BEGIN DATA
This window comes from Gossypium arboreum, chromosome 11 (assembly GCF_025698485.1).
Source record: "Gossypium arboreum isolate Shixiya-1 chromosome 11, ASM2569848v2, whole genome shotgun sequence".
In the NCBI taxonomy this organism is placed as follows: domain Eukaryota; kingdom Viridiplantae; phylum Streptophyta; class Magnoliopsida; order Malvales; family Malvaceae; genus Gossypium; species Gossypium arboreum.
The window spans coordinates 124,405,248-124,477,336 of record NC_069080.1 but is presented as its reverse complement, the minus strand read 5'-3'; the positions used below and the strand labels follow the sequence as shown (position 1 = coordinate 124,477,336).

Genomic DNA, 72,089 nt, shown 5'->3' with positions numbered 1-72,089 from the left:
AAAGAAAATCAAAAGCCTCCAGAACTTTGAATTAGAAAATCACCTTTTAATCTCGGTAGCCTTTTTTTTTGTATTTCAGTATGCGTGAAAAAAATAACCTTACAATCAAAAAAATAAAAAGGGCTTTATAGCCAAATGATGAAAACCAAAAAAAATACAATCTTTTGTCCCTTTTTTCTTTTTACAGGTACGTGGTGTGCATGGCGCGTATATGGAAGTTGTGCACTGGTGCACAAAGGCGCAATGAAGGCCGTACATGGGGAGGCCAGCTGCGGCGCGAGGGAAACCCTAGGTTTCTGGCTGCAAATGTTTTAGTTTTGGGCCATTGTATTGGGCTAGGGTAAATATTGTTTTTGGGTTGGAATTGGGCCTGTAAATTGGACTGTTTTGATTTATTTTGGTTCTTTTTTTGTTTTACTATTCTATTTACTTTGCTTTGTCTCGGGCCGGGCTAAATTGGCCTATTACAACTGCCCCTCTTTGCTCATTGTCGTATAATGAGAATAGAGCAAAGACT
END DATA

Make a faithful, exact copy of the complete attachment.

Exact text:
This window comes from Gossypium arboreum, chromosome 11 (assembly GCF_025698485.1).
Source record: "Gossypium arboreum isolate Shixiya-1 chromosome 11, ASM2569848v2, whole genome shotgun sequence".
In the NCBI taxonomy this organism is placed as follows: domain Eukaryota; kingdom Viridiplantae; phylum Streptophyta; class Magnoliopsida; order Malvales; family Malvaceae; genus Gossypium; species Gossypium arboreum.
The window spans coordinates 124,405,248-124,477,336 of record NC_069080.1 but is presented as its reverse complement, the minus strand read 5'-3'; the positions used below and the strand labels follow the sequence as shown (position 1 = coordinate 124,477,336).

Genomic DNA, 72,089 nt, shown 5'->3' with positions numbered 1-72,089 from the left:
AAAGAAAATCAAAAGCCTCCAGAACTTTGAATTAGAAAATCACCTTTTAATCTCGGTAGCCTTTTTTTTTGTATTTCAGTATGCGTGAAAAAAATAACCTTACAATCAAAAAAATAAAAAGGGCTTTATAGCCAAATGATGAAAACCAAAAAAAATACAATCTTTTGTCCCTTTTTTCTTTTTACAGGTACGTGGTGTGCATGGCGCGTATATGGAAGTTGTGCACTGGTGCACAAAGGCGCAATGAAGGCCGTACATGGGGAGGCCAGCTGCGGCGCGAGGGAAACCCTAGGTTTCTGGCTGCAAATGTTTTAGTTTTGGGCCATTGTATTGGGCTAGGGTAAATATTGTTTTTGGGTTGGAATTGGGCCTGTAAATTGGACTGTTTTGATTTATTTTGGTTCTTTTTTTGTTTTACTATTCTATTTACTTTGCTTTGTCTCGGGCCGGGCTAAATTGGCCTATTACAACTGCCCCTCTTTGCTCATTGTCGTATAATGAGAATAGAGCAAAGACT